Nambi Ndugga is a Policy Analyst with Boston University’s School of Public Health. She tweets at @joerianatalie.
Feelings of depression, suicidal ideation, and attempted suicide among college students have dramatically increased in recent years. Researchers have found that 20 percent of college students have experienced suicidal ideation and 9 percent have attempted suicide. The numbers are even more striking for students who identify as sexual minorities; for example, over 50 percent of bisexual students experience suicidal ideation and self-harm and over 25 percent have attempted suicide.
Numerous studies support these findings, showcasing that mental health conditions are common among college students, especially among students who do not identify as heterosexual. Further, these studies show that students who struggle with mental health conditions, including depression, also experience diminished energy levels and difficulty concentrating. This adversely affects their sense of wellbeing, academic performance, and the probability of college completion.
An international group of researchers recently studied the effects of varying levels of sense of belonging and the experience of sexual assault on predicting suicidality and depression among LGBQ and heterosexual college students. The team included Insa Backhaus, Sarah K. Lipson, Lauren B. Fisher, Ichiro Kawachi, and Paola Pedrelli – from Sapienza University of Rome, Harvard T.H. Chan School of Public Health, Department of Health, Law, Policy & Management at Boston University School of Public Health, Massachusetts General Hospital, and Harvard Medical School.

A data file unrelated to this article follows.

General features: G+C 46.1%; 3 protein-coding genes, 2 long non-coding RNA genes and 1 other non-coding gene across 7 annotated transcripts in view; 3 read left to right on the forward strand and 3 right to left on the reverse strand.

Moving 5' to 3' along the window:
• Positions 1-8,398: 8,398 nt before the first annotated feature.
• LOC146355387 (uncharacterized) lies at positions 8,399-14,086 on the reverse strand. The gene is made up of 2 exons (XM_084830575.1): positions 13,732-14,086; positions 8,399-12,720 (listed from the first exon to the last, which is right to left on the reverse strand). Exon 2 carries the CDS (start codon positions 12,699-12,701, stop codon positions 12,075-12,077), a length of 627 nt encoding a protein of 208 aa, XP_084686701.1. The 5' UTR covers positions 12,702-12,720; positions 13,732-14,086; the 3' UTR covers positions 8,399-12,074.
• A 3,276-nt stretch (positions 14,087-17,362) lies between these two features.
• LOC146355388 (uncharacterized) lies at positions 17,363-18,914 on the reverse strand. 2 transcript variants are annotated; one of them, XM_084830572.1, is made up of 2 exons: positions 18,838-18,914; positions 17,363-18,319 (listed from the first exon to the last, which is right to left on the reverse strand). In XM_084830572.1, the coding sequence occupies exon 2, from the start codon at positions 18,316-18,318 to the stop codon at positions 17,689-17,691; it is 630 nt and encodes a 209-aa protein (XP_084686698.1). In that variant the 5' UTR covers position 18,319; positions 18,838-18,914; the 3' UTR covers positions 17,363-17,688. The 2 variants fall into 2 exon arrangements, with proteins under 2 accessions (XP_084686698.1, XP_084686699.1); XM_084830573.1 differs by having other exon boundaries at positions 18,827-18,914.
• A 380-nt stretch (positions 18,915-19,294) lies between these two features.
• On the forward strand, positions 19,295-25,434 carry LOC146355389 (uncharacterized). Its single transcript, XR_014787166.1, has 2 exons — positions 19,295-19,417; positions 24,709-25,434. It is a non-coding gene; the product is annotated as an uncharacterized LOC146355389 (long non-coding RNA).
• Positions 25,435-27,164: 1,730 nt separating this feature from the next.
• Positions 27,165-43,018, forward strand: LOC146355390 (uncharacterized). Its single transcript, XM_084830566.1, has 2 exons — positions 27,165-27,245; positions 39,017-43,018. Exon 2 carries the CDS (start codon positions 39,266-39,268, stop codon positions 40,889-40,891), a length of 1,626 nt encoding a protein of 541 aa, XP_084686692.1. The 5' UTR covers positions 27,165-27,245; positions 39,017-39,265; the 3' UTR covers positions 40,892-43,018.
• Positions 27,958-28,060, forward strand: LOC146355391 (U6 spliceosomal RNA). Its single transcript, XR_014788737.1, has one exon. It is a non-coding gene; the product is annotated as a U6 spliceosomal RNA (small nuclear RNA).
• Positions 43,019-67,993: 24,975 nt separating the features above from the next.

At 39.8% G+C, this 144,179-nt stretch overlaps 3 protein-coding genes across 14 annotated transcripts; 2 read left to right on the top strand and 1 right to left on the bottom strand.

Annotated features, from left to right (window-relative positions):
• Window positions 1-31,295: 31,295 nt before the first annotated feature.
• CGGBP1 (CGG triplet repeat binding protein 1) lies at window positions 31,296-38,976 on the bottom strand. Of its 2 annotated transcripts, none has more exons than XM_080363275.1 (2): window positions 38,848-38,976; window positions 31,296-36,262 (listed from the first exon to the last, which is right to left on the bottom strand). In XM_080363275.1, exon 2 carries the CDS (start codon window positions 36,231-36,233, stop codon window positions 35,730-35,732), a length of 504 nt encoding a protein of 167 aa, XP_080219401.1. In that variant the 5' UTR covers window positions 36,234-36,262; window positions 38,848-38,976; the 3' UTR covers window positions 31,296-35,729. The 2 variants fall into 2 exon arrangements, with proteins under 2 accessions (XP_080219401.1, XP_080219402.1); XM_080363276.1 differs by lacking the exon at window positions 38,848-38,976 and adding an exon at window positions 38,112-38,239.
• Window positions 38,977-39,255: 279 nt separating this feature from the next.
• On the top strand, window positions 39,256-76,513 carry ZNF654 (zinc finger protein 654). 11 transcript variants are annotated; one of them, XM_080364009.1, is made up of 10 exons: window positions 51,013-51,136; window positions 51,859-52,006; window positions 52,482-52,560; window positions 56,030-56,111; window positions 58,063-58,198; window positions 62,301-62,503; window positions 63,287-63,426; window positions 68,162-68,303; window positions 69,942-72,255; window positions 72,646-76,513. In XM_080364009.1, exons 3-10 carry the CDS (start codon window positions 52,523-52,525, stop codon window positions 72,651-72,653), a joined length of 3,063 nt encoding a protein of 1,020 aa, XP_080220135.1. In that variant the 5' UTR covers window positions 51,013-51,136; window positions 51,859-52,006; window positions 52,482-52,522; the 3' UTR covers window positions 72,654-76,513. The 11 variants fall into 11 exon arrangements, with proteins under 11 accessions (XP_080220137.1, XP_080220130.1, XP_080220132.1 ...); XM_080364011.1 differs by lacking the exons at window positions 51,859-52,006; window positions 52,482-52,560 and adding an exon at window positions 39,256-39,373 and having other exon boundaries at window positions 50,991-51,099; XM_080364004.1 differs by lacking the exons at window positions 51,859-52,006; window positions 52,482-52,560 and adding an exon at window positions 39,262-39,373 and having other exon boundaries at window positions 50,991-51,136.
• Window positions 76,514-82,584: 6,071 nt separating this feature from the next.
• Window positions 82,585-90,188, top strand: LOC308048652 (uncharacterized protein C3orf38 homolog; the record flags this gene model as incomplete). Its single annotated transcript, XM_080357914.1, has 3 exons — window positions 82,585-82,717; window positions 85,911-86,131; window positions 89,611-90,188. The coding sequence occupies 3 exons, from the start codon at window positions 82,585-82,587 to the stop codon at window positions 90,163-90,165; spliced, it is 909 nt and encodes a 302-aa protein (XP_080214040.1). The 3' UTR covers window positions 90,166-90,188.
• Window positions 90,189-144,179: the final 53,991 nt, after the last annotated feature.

The researchers used a subset of data from the 2017-2018 Healthy Mind Study (HMS) – an annual, web-based survey that examines mental health, service utilization, and other related factors among over 60,000 graduate and undergraduate students from 60 US campuses. Most of the participants included were white (61.2 percent) and female (61.5 percent). LGBQ students made up 21 percent of the sample, with 5 percent identifying as gay or lesbian, 7 percent as bisexual, and 7 percent as queer or questioning.
Backhaus et al. assessed the relationships among sexual orientation, sexual assault, sense of belonging, and depression and suicidal ideation. They hypothesized that a high sense of belonging would be associated with overall lower depressive symptoms and suicidal ideation and that it would play a protective role in the presence of sexual assault.
The researchers defined key concepts and variables in the following ways:
Sexual orientation: The sex of the person whom an individual is sexually and emotionally attracted to, including, lesbian, gay, bisexual, queer, and questioning individuals.
Sexual assault: Any unwanted, unconsented sexual contact, regardless of where it happened.
Sense of belonging: An individual’s experience of feeling valued, needed, and accepted by a social system (college campus). This was based on how much students’ agreed or disagreed with the following statements: (a) I see myself as part of the campus community, (b) I fit in well at my school, (c) I feel isolated from campus life, (d) Other people understand more than I do about campus life.